Delivery, intended to identify the root causes underpinning community protests.
If the focus, however, is on reforming the existing system of public participation while leaving the balance of power
untouched, then these measures will do little to alleviate the frustrations of socially and economically marginalised
communities. Generally speaking, state-defined spaces have frequently been used as a means of subverting
conflict with citizens while avoiding meaningful engagement in decision-making – they have become spaces of
consultation and “report-back” rather than substantive public participation. The result is a widening rift between
citizens and government.
The result is a proliferation of “invented” spaces – citizen-defined – in response to this gap can be found all over
the country. This includes highly visible forms such as community protests or less visible, emerging forms such as
the withholding of rates in more affluent communities.
The state response to these invented spaces has primarily leaned towards repressing expressions of citizen voice
that do not occur within the boundaries of spaces it has created, and ultimately, a refusal to consider the value of
invented spaces by rejecting their legitimacy. As long the state continues refusing to acknowledge the democratic
potential of invented spaces and the opportunity they present, citizen frustration and anger will remain. The
primary response by the state to manifestations of this anger has been to send in law enforcement, which does
little to defuse a volatile situation, while continuing to create spaces that replicate techno-bureaucratic approaches
to participatory democracy which have little or no substantive impact on the fulfilment of socio-economic rights.
This does not mean that invented spaces are democratic utopias without their own set of power politics, and they
can also be guilty of excluding already-marginalised groups. Alternative spaces are neither inherently
representative nor more inclusive. Furthermore, the violence that is sometimes witnessed in community protests
is not only unacceptable, but it also does little to improve communication between communities and
municipalities. These problems, however, are not reasons to reject invented spaces out of hand, as they continue
to offer the potential for the state to finally address the concerns and frustrations of communities who feel that
they are not being heard.
The importance of state recognition of invented spaces is essential (and by that I mean recognising their
democratic legitimacy ideologically as well as their practical value in promoting social justice). This is particularly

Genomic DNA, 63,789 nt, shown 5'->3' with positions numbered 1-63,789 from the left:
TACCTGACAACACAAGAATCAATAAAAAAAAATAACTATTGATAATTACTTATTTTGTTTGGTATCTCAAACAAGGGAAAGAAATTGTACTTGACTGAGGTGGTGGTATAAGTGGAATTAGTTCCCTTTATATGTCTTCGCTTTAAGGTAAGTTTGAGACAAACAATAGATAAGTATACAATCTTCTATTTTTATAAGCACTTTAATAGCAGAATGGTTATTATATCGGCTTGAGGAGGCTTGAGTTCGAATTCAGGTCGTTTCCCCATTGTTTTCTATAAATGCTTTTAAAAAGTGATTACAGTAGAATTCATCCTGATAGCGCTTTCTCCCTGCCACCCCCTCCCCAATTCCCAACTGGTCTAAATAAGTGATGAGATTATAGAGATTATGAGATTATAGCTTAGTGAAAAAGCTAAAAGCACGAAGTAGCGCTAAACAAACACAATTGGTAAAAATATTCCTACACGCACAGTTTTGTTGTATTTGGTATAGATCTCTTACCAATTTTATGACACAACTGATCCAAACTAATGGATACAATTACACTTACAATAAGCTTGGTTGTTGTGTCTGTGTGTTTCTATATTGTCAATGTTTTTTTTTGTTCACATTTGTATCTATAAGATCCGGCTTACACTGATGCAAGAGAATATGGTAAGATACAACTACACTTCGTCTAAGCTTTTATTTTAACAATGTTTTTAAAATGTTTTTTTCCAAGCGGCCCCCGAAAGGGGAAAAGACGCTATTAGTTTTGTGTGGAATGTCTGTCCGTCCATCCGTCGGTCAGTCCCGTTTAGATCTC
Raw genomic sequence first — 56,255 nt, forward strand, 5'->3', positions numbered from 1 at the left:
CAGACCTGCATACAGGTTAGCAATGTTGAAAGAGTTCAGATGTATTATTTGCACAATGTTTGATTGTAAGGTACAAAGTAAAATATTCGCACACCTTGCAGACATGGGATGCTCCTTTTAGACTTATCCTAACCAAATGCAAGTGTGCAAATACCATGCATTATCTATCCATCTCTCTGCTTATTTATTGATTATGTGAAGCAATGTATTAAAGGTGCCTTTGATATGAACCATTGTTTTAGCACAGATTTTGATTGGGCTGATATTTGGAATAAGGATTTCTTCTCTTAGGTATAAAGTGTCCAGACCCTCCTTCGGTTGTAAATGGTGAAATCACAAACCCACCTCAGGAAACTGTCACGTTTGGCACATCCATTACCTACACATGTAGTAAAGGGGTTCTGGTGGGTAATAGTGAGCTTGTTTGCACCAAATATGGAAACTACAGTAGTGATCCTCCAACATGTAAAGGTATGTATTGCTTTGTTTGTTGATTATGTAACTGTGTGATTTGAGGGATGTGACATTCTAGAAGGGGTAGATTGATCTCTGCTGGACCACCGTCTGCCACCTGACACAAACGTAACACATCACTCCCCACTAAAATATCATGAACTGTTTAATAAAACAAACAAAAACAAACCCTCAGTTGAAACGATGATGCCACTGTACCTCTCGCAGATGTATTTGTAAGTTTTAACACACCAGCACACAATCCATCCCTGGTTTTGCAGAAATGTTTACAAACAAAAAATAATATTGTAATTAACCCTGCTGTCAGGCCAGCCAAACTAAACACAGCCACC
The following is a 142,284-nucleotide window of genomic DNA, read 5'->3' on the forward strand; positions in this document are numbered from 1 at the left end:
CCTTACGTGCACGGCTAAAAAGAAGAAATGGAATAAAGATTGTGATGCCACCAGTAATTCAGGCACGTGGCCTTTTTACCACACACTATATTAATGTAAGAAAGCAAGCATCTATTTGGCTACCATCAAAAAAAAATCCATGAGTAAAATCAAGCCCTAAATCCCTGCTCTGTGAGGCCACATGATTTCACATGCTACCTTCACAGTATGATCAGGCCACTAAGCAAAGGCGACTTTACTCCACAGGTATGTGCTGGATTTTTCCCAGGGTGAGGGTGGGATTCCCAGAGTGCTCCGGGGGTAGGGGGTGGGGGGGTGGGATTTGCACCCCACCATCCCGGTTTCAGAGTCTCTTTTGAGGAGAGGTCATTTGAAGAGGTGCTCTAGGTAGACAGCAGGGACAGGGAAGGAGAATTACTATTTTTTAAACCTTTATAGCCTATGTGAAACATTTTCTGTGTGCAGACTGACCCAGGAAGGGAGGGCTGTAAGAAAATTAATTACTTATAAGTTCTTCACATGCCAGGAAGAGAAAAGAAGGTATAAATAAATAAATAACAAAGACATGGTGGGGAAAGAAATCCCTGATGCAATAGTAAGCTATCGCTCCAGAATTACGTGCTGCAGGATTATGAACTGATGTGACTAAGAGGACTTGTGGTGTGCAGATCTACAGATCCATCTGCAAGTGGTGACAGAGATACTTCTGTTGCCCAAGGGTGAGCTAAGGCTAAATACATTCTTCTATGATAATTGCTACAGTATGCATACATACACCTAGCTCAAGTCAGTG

crucial given that the current institutional mechanisms intended to encourage the expression of citizen voice are
frequently weak and often end up undermining, rather than promoting, democratic participation.
The legacy of apartheid continues to skew resource distribution and has resulted in pervasive inequality and
social exclusion. Municipalities are faced with immense service delivery backlogs, and their persistent
weaknesses exacerbate the inadequacy of their efforts to meet their developmental mandates. Layered on top of
these already crushing challenges is the growing frustration and distrust felt by citizens, with public participation
mostly remaining a theoretical ideal.
What does this mean going forward? As a start, both government and society need to
fundamentally rethink by public participation. In particular, the state needs to
start moving away from narrowly-defined interpretations of what counts as a
legitimate expression of citizen voice. This means recognising that government
cannot, on its own, determine the dynamics of interaction and the
rules of engagement for democratic participation.
In April 2011, the GGLN launched its third State of Local Governance Report,
entitled Recognising Community Voice and Dissatisfaction.
The report can be accessed on our website, www.ggln.org.za.
This article was first published in the Cape Times on 19 May 2011.
Poor cousin: Buffalo City to join the metros (Glenn Hollands)
As we head for what promises to be heated and potentially conflict-ridden local government elections in 2011,
Buffalo City municipality faces two additional challenges that could further complicate municipal governance in the
city. Firstly there is the matter of on-going political and institutional instability in the city. In January 2011 MEC for
Local Government and Traditional Affairs Mlibo Qoboshiyane described Buffalo City as “on the brink of collapse”
and attributed this to “in-fighting” and poor supply chain management. Secondly there is the question of whether
the city is ready for metropolitan status in 2011.
The first challenge is one of restoring basic governance to the city. After five years of political and administrative
instability the city needs to tackle two key governance issues: a) normalising council and bringing some order to